Akifumi Tada has done the musical scores for all of the 2000s-era franchise content, and this effort is no more exciting than any of his other franchise work. His largely orchestrated sound is never heavy, which means that it never dominates the main content but also does very little to get viewers enthusiastic about what they are watching or in a suitable mood for more dramatic events. How much of a flaw this is becomes increasingly apparent as the series progresses, as the first episode sounds fine but the score calms down as the material settles down and never again sufficiently breaks out of its long lull. Opener “Follow Me” is a likeable pop number which shows more energy than anything else the series does, and more low-key closer “Destino” is also respectable.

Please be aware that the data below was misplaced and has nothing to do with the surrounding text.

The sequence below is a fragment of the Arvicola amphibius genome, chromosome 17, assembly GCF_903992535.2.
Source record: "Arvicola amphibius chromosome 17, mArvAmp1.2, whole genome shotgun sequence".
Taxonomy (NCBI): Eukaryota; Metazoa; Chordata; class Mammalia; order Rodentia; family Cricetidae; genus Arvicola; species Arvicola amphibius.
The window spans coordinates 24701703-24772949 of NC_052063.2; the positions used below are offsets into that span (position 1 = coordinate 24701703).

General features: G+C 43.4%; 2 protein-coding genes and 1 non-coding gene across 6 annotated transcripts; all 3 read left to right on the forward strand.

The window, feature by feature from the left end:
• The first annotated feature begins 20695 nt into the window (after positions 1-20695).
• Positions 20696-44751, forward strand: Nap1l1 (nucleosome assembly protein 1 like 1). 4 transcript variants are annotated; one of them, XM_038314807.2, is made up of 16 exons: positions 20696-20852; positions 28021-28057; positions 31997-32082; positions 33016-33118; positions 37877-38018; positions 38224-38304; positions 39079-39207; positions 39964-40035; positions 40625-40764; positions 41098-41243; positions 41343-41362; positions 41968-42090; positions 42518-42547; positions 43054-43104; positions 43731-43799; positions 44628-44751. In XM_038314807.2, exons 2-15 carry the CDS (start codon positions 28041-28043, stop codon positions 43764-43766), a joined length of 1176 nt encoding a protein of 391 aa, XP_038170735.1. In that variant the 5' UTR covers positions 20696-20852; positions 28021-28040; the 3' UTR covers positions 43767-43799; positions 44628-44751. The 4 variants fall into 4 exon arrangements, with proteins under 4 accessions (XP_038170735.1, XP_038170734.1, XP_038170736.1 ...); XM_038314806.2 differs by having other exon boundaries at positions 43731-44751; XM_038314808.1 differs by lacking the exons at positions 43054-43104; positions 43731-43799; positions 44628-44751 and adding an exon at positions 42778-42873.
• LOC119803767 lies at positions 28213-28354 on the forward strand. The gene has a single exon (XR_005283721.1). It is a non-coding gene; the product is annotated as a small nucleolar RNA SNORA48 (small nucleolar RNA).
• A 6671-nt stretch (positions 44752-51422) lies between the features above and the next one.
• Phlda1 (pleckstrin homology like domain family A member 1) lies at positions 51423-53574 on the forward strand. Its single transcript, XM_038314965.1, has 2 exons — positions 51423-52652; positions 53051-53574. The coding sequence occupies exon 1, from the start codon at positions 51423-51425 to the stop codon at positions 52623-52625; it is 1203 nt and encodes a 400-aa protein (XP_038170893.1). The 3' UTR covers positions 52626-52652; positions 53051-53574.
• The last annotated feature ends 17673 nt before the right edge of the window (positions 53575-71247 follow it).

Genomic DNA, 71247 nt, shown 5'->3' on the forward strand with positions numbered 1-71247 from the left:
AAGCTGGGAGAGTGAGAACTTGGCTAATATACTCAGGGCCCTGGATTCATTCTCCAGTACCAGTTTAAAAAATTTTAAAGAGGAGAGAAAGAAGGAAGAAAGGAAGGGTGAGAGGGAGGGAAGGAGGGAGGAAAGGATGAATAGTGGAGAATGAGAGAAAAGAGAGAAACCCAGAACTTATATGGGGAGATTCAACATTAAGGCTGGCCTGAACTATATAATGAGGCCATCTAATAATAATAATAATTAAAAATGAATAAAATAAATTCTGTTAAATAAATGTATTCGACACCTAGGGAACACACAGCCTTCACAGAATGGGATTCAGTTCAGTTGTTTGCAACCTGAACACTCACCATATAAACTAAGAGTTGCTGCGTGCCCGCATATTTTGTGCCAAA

Funimation's English dub is also fully competent without being terribly exciting. The casting and performances are on-the-mark for most roles, with Cherami Leigh nailing Wahanly, Jad Saxton doing an excellent job of embodying Lashara's nature, and Jason Liebrecht managing an appropriately whiny quality to Kenshi's voice without going overboard, though an occasional minor supporting role is a less smooth fit. The performances do often seem constrained in their enthusiasm, but the Japanese dub had this problem, too, so the source material is the likely cause. The script flows nicely without altering anything too much, though it does typically refer to Lashara as “Empress” where the subtitles more typically use “King.”